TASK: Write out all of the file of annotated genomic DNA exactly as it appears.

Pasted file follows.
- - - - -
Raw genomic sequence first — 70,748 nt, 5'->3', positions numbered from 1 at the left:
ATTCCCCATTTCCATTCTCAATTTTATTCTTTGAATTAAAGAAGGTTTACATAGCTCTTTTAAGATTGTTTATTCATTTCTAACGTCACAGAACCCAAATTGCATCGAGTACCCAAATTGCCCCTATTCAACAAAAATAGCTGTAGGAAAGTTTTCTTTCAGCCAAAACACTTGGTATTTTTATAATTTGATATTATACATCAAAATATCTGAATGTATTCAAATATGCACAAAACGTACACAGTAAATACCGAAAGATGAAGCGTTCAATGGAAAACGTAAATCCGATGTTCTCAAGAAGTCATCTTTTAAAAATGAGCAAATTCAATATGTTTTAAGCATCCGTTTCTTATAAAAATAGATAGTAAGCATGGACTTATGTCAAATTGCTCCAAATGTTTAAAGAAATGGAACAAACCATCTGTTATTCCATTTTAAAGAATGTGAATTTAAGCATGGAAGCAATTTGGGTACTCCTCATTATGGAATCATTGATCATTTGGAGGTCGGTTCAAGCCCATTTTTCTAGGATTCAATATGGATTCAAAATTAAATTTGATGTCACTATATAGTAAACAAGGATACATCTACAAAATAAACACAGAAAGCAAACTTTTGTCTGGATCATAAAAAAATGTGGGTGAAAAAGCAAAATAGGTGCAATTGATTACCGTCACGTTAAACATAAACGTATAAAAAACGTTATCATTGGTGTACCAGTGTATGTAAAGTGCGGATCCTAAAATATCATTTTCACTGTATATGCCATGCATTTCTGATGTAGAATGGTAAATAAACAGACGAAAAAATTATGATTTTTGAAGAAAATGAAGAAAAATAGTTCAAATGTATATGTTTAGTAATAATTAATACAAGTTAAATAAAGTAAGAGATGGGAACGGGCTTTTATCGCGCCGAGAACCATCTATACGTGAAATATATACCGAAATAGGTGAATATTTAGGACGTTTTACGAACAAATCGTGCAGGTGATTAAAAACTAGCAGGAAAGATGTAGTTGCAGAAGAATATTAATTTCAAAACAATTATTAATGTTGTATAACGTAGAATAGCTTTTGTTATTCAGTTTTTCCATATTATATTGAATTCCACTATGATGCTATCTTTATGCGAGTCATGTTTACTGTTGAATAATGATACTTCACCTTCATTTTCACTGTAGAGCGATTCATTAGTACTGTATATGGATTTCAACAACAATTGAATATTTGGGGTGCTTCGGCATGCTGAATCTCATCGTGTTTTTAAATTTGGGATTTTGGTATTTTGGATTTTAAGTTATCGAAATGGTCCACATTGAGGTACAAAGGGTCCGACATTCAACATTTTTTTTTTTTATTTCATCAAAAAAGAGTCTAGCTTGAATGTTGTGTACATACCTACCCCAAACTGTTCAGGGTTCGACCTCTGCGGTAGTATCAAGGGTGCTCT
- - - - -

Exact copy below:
Raw genomic sequence first — 70,748 nt, 5'->3', positions numbered from 1 at the left:
ATTCCCCATTTCCATTCTCAATTTTATTCTTTGAATTAAAGAAGGTTTACATAGCTCTTTTAAGATTGTTTATTCATTTCTAACGTCACAGAACCCAAATTGCATCGAGTACCCAAATTGCCCCTATTCAACAAAAATAGCTGTAGGAAAGTTTTCTTTCAGCCAAAACACTTGGTATTTTTATAATTTGATATTATACATCAAAATATCTGAATGTATTCAAATATGCACAAAACGTACACAGTAAATACCGAAAGATGAAGCGTTCAATGGAAAACGTAAATCCGATGTTCTCAAGAAGTCATCTTTTAAAAATGAGCAAATTCAATATGTTTTAAGCATCCGTTTCTTATAAAAATAGATAGTAAGCATGGACTTATGTCAAATTGCTCCAAATGTTTAAAGAAATGGAACAAACCATCTGTTATTCCATTTTAAAGAATGTGAATTTAAGCATGGAAGCAATTTGGGTACTCCTCATTATGGAATCATTGATCATTTGGAGGTCGGTTCAAGCCCATTTTTCTAGGATTCAATATGGATTCAAAATTAAATTTGATGTCACTATATAGTAAACAAGGATACATCTACAAAATAAACACAGAAAGCAAACTTTTGTCTGGATCATAAAAAAATGTGGGTGAAAAAGCAAAATAGGTGCAATTGATTACCGTCACGTTAAACATAAACGTATAAAAAACGTTATCATTGGTGTACCAGTGTATGTAAAGTGCGGATCCTAAAATATCATTTTCACTGTATATGCCATGCATTTCTGATGTAGAATGGTAAATAAACAGACGAAAAAATTATGATTTTTGAAGAAAATGAAGAAAAATAGTTCAAATGTATATGTTTAGTAATAATTAATACAAGTTAAATAAAGTAAGAGATGGGAACGGGCTTTTATCGCGCCGAGAACCATCTATACGTGAAATATATACCGAAATAGGTGAATATTTAGGACGTTTTACGAACAAATCGTGCAGGTGATTAAAAACTAGCAGGAAAGATGTAGTTGCAGAAGAATATTAATTTCAAAACAATTATTAATGTTGTATAACGTAGAATAGCTTTTGTTATTCAGTTTTTCCATATTATATTGAATTCCACTATGATGCTATCTTTATGCGAGTCATGTTTACTGTTGAATAATGATACTTCACCTTCATTTTCACTGTAGAGCGATTCATTAGTACTGTATATGGATTTCAACAACAATTGAATATTTGGGGTGCTTCGGCATGCTGAATCTCATCGTGTTTTTAAATTTGGGATTTTGGTATTTTGGATTTTAAGTTATCGAAATGGTCCACATTGAGGTACAAAGGGTCCGACATTCAACATTTTTTTTTTTTATTTCATCAAAAAAGAGTCTAGCTTGAATGTTGTGTACATACCTACCCCAAACTGTTCAGGGTTCGACCTCTGCGGTAGTATCAAGGGTGCTCT